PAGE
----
The "BENCHMARK" chronological simulation model: A new tool for better understanding the economic and physical behaviour of electrical generating systems
With some recently developed software, operators and planners can simulate chronologically the hourly commitment and dispatch of a power supply system. This allows them to see if the system is physically capable of supplying the expected load and to estimate the cost of production. Dispatch simulation based on load duration curves is simpler and quicker than chronological simulation, however these curves do not capture the full effect of commitment decisions and technological constraints— for example the limited reservoir capacity of pumped-storage plants and the ramp-rate limitations of base-load thermal units. If such constraints are overlooked, the role of peaking units, storage units, or dispatcher-controlled load management may be estimated incorrectly. The effects of commitment decisions and technological constraints can now be analyzed more precisely with a new computer program called BENCHMARK that will be released this year by the Electric Power Research Institute. As the name signifies, the program is intended to calibrate or benchmark calculations based on load duration curves.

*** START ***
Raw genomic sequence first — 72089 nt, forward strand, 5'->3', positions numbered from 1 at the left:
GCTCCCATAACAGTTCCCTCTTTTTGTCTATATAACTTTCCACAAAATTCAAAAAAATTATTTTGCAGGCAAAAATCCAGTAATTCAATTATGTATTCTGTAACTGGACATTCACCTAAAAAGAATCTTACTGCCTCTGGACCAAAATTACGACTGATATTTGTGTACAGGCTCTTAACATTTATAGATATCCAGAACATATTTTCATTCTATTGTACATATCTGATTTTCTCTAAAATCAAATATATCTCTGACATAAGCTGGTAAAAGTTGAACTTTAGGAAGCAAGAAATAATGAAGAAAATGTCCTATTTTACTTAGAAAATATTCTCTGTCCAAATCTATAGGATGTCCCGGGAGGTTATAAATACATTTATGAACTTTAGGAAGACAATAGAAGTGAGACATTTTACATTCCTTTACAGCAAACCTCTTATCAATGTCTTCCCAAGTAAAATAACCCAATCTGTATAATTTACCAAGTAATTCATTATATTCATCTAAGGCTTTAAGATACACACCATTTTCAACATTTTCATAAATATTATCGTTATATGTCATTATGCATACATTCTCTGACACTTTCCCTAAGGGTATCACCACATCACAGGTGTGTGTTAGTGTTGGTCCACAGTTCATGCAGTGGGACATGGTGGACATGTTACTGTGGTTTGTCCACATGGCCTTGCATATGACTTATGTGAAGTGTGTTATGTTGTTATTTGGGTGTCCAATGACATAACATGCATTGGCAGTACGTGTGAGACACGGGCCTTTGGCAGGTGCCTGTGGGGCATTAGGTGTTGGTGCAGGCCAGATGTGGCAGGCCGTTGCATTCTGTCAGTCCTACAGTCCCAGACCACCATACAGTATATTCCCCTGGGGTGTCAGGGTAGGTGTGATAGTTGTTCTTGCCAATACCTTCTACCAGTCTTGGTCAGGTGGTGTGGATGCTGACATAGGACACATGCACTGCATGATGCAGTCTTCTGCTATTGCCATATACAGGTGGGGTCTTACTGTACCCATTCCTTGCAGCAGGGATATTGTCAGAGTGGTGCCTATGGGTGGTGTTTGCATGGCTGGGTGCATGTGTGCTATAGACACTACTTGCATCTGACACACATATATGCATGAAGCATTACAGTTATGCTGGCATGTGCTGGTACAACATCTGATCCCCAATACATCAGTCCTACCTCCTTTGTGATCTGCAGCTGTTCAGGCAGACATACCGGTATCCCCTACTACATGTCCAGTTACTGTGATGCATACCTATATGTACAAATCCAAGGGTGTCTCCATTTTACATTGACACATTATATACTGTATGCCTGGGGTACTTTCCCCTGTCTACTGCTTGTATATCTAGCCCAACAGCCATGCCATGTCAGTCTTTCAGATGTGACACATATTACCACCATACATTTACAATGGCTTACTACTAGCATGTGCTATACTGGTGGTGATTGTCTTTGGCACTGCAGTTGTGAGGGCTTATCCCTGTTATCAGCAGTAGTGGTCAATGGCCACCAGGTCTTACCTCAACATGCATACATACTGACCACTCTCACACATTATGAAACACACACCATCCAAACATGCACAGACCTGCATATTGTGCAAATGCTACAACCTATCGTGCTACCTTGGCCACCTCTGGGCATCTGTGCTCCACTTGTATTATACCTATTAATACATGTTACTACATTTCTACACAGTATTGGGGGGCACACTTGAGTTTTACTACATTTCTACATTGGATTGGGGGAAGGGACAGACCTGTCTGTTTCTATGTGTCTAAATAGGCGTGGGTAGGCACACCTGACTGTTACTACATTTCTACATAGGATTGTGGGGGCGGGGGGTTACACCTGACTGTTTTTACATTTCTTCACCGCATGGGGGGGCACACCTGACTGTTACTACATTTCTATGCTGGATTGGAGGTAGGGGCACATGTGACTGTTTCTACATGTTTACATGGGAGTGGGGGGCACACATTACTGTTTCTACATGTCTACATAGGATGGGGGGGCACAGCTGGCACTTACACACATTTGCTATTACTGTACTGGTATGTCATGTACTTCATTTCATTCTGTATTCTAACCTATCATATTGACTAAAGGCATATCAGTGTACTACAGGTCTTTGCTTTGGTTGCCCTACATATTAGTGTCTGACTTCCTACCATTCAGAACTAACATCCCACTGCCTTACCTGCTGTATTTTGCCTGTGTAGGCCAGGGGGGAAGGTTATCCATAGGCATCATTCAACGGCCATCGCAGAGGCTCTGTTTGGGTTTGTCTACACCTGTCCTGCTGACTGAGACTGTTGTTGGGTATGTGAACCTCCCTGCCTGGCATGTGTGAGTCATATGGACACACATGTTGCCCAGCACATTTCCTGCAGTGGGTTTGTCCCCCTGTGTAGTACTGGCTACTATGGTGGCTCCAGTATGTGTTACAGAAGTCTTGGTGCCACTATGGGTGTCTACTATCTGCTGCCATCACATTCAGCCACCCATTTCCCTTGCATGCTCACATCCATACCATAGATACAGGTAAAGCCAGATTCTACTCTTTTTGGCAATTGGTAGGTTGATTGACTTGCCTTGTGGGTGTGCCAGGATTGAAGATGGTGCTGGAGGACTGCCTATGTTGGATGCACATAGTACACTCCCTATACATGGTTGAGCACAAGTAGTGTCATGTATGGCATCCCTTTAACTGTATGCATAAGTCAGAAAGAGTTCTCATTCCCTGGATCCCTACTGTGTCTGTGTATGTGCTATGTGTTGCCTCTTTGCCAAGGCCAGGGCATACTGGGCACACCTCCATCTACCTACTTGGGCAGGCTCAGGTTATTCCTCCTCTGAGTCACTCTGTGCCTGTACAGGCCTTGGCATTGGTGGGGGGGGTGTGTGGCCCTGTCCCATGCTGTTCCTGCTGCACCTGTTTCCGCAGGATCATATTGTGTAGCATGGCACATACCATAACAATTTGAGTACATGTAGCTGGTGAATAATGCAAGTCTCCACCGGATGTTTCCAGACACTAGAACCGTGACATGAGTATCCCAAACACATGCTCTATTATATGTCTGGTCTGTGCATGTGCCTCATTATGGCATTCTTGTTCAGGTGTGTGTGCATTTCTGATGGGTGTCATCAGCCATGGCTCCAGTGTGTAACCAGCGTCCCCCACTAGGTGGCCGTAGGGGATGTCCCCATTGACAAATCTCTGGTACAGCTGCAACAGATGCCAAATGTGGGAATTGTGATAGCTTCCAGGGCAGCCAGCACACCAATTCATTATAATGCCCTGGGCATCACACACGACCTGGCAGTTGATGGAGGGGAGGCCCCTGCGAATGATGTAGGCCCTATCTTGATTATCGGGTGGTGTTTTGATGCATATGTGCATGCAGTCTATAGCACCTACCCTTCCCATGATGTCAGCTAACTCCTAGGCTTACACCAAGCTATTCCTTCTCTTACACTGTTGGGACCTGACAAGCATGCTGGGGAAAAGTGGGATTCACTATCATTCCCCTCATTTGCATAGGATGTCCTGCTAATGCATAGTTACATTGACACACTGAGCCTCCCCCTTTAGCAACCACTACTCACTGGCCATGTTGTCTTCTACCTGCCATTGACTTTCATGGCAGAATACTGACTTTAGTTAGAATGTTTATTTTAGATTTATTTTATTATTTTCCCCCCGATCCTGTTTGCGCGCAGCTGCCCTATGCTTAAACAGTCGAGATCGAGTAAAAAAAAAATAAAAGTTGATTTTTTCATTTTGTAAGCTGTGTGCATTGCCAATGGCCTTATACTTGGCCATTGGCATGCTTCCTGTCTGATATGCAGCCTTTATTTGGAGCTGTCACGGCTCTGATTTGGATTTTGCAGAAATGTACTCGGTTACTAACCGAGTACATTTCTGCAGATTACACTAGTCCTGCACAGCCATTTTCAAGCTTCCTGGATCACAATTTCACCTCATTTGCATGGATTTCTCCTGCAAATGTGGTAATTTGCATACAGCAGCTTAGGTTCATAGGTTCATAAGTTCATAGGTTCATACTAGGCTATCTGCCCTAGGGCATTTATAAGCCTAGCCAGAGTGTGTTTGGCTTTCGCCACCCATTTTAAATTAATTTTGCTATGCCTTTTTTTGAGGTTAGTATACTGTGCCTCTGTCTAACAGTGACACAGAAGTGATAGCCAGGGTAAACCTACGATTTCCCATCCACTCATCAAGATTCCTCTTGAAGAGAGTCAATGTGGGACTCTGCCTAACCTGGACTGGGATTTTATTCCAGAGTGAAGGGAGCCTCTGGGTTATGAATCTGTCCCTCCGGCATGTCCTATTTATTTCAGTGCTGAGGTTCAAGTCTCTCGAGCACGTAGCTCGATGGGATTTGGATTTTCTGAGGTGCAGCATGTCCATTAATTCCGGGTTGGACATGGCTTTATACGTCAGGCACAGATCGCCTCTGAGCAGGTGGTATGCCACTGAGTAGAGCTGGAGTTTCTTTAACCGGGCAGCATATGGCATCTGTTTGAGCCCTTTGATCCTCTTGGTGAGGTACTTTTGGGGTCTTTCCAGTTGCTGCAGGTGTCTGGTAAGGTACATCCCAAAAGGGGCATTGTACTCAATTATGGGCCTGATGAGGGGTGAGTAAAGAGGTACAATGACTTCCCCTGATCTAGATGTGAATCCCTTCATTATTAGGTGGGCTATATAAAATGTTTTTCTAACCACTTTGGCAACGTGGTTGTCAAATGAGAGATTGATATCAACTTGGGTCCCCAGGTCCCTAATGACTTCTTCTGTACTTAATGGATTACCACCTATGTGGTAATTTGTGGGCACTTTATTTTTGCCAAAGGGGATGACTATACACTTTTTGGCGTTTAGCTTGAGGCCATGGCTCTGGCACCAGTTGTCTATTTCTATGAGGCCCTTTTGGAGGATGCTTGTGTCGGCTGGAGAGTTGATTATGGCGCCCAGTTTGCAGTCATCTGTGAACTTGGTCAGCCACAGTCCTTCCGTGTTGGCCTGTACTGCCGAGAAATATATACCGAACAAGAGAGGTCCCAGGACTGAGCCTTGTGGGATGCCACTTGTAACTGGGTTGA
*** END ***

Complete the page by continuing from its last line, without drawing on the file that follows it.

KeywordsPower Supply System Unit Commitment Electric Power Research Institute Benchmark Computer Program Tennessee Valley Authority
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